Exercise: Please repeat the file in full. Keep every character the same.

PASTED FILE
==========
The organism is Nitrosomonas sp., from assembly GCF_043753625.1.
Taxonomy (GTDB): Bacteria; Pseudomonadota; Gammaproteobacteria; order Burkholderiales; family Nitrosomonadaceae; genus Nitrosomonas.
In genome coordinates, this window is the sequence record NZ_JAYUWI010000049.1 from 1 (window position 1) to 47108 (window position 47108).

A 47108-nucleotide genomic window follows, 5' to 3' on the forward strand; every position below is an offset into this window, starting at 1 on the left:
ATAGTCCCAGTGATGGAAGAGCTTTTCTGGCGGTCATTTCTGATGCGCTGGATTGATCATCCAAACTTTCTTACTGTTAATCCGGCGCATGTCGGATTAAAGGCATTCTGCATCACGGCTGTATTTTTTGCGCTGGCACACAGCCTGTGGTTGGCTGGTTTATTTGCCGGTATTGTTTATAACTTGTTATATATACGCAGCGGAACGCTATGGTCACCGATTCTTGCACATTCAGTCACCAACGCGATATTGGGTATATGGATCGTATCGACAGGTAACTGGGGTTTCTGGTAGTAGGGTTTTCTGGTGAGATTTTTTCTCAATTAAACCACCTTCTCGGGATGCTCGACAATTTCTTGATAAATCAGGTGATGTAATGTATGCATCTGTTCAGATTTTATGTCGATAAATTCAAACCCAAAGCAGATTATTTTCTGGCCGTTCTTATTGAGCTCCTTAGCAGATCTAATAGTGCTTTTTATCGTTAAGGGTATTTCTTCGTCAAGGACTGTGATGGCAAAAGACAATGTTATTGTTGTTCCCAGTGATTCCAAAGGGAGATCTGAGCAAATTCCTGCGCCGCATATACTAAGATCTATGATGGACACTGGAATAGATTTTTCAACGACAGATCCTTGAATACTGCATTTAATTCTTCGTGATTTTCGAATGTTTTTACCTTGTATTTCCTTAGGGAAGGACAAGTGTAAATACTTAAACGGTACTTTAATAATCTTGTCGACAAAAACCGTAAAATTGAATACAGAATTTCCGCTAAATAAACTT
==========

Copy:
The organism is Nitrosomonas sp., from assembly GCF_043753625.1.
Taxonomy (GTDB): Bacteria; Pseudomonadota; Gammaproteobacteria; order Burkholderiales; family Nitrosomonadaceae; genus Nitrosomonas.
In genome coordinates, this window is the sequence record NZ_JAYUWI010000049.1 from 1 (window position 1) to 47108 (window position 47108).

A 47108-nucleotide genomic window follows, 5' to 3' on the forward strand; every position below is an offset into this window, starting at 1 on the left:
ATAGTCCCAGTGATGGAAGAGCTTTTCTGGCGGTCATTTCTGATGCGCTGGATTGATCATCCAAACTTTCTTACTGTTAATCCGGCGCATGTCGGATTAAAGGCATTCTGCATCACGGCTGTATTTTTTGCGCTGGCACACAGCCTGTGGTTGGCTGGTTTATTTGCCGGTATTGTTTATAACTTGTTATATATACGCAGCGGAACGCTATGGTCACCGATTCTTGCACATTCAGTCACCAACGCGATATTGGGTATATGGATCGTATCGACAGGTAACTGGGGTTTCTGGTAGTAGGGTTTTCTGGTGAGATTTTTTCTCAATTAAACCACCTTCTCGGGATGCTCGACAATTTCTTGATAAATCAGGTGATGTAATGTATGCATCTGTTCAGATTTTATGTCGATAAATTCAAACCCAAAGCAGATTATTTTCTGGCCGTTCTTATTGAGCTCCTTAGCAGATCTAATAGTGCTTTTTATCGTTAAGGGTATTTCTTCGTCAAGGACTGTGATGGCAAAAGACAATGTTATTGTTGTTCCCAGTGATTCCAAAGGGAGATCTGAGCAAATTCCTGCGCCGCATATACTAAGATCTATGATGGACACTGGAATAGATTTTTCAACGACAGATCCTTGAATACTGCATTTAATTCTTCGTGATTTTCGAATGTTTTTACCTTGTATTTCCTTAGGGAAGGACAAGTGTAAATACTTAAACGGTACTTTAATAATCTTGTCGACAAAAACCGTAAAATTGAATACAGAATTTCCGCTAAATAAACTT